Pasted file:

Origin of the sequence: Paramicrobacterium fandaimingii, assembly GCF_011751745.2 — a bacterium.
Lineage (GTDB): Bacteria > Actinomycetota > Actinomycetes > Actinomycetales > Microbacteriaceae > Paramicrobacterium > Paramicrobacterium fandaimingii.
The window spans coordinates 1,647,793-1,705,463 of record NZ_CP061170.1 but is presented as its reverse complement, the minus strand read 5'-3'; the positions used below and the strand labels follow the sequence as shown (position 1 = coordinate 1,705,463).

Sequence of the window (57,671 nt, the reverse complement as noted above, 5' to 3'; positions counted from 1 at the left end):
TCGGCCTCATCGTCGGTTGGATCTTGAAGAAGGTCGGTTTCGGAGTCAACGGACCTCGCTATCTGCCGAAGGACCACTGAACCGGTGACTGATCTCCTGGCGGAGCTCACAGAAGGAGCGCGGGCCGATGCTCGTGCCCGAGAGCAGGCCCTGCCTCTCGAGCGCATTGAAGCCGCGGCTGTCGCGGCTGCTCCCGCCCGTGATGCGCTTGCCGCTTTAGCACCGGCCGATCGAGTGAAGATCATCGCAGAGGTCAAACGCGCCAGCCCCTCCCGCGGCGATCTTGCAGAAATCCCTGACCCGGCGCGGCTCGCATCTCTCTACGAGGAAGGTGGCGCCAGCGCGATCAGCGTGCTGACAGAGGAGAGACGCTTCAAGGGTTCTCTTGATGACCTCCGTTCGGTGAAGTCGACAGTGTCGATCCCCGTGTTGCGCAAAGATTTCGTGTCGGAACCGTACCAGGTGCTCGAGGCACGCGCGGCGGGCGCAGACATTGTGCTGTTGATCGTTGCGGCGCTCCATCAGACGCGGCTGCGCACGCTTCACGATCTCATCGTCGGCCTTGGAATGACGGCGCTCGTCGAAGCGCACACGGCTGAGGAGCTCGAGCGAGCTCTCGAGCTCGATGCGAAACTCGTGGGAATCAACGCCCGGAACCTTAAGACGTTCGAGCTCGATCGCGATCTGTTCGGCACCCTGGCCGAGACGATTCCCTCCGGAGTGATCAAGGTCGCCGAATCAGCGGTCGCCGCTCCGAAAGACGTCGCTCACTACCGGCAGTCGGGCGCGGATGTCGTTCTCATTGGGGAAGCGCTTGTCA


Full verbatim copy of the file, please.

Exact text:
Origin of the sequence: Paramicrobacterium fandaimingii, assembly GCF_011751745.2 — a bacterium.
Lineage (GTDB): Bacteria > Actinomycetota > Actinomycetes > Actinomycetales > Microbacteriaceae > Paramicrobacterium > Paramicrobacterium fandaimingii.
The window spans coordinates 1,647,793-1,705,463 of record NZ_CP061170.1 but is presented as its reverse complement, the minus strand read 5'-3'; the positions used below and the strand labels follow the sequence as shown (position 1 = coordinate 1,705,463).

Sequence of the window (57,671 nt, the reverse complement as noted above, 5' to 3'; positions counted from 1 at the left end):
TCGGCCTCATCGTCGGTTGGATCTTGAAGAAGGTCGGTTTCGGAGTCAACGGACCTCGCTATCTGCCGAAGGACCACTGAACCGGTGACTGATCTCCTGGCGGAGCTCACAGAAGGAGCGCGGGCCGATGCTCGTGCCCGAGAGCAGGCCCTGCCTCTCGAGCGCATTGAAGCCGCGGCTGTCGCGGCTGCTCCCGCCCGTGATGCGCTTGCCGCTTTAGCACCGGCCGATCGAGTGAAGATCATCGCAGAGGTCAAACGCGCCAGCCCCTCCCGCGGCGATCTTGCAGAAATCCCTGACCCGGCGCGGCTCGCATCTCTCTACGAGGAAGGTGGCGCCAGCGCGATCAGCGTGCTGACAGAGGAGAGACGCTTCAAGGGTTCTCTTGATGACCTCCGTTCGGTGAAGTCGACAGTGTCGATCCCCGTGTTGCGCAAAGATTTCGTGTCGGAACCGTACCAGGTGCTCGAGGCACGCGCGGCGGGCGCAGACATTGTGCTGTTGATCGTTGCGGCGCTCCATCAGACGCGGCTGCGCACGCTTCACGATCTCATCGTCGGCCTTGGAATGACGGCGCTCGTCGAAGCGCACACGGCTGAGGAGCTCGAGCGAGCTCTCGAGCTCGATGCGAAACTCGTGGGAATCAACGCCCGGAACCTTAAGACGTTCGAGCTCGATCGCGATCTGTTCGGCACCCTGGCCGAGACGATTCCCTCCGGAGTGATCAAGGTCGCCGAATCAGCGGTCGCCGCTCCGAAAGACGTCGCTCACTACCGGCAGTCGGGCGCGGATGTCGTTCTCATTGGGGAAGCGCTTGTCA